I keep returning to Jeff Kaye and Stephen Quinn’s book on paying for journalism. Published earlier this year by Peter Lang Funding Journalism in the Digital Age is a snapshot of where the industry is at, how it got there, and the business models underpinning it.
It’s a valuable resource. I’ve read it once and returned to it on several occasions. As one colleague put it: “It’s nothing we don’t already know, but it puts it all in one place”, and that is a good thing.
Early on the authors make a couple of important points:
1. That the global financial crisis of 2008 accelerated a process that was already underway:
“Emerging technologies and changing social trends began to disrupt established media business models and practices long before the latest crisis on Wall Street. The news industry is making a transition away from print and broadcast distribution to primarily digital platforms. But the advertising and subscription business models that supported traditional media companies in the past appear unable to do so in a digital age.”
2. That innovation is needed, but news organisation are not properly equipped:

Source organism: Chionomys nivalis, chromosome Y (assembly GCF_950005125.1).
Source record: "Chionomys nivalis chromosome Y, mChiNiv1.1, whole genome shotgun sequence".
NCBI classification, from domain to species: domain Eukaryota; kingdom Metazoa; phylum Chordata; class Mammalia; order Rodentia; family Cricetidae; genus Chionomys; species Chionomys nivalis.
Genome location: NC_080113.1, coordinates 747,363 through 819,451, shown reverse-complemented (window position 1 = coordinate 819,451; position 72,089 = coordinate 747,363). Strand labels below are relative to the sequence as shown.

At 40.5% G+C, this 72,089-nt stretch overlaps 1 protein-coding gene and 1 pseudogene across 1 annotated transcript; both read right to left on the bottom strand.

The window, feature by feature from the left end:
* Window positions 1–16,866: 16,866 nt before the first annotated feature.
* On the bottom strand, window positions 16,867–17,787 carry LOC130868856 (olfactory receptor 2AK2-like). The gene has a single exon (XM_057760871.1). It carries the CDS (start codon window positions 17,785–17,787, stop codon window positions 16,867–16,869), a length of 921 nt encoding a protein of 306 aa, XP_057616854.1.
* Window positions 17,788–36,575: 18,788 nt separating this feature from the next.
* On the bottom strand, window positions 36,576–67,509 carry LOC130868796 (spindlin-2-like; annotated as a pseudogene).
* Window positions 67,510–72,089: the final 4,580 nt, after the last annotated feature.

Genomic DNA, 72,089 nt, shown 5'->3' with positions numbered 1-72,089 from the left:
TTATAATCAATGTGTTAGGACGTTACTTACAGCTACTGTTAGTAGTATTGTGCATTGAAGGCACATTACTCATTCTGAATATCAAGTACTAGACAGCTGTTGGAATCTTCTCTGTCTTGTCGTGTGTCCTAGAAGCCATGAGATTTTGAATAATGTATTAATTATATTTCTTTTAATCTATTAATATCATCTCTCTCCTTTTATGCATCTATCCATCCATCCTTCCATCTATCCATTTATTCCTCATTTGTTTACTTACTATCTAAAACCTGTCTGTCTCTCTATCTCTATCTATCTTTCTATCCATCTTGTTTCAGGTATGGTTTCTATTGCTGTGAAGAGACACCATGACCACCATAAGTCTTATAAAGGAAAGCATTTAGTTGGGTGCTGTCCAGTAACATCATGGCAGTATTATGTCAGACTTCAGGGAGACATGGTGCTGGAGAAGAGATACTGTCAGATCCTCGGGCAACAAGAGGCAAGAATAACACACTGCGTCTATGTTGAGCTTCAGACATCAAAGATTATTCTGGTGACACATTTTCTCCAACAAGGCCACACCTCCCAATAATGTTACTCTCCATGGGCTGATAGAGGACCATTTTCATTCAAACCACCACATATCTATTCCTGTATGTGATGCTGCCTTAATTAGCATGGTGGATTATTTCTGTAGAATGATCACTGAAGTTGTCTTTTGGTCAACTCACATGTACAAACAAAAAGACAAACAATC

“News organisations have often lagged at developing new systems and practices. Years of high profitability and limited competition brought complacency. But change they must.”
They go on to reference the authors of Grabbing Lightning: Building a Capacity for Breakthrough Innovation, who say that the management processes of large companies never excel at innovation because they are designed to ensure reliable, repeatable processes.
Anyone who has worked in a newsroom will nod in agreement.
The book then goes on to look at current and emerging business models, including philanthropy, trusts, micro-financing and niche publishing. It then identifies patches of innovation and looks at emerging technologies, such as electronic papers an e-readers.
An important chapter is the one on microeconomic concepts. My favourite is creative destruction. This is a term used by economist Joseph Schumpeter in his 1942 book Capitalism, Socialism and Democracy. He used it to explain how innovation that destroys existing technologies, business models etc can encourage economic growth. In their book, Kaye and Quinn say:
“Nowhere is the concept of creative destruction more relevant than in the newspaper industry, where industry leaders have been accused of clinging to old methods and models, high profit margins and monopolistic practices, and not shifting resources into new technologies and models quickly enough.”
Anyone working in the industry, or training to be a journalist, should read this book. It puts a lot of the challenges in perspective and hopefully will give journalists and editors some ideas about how to adapt.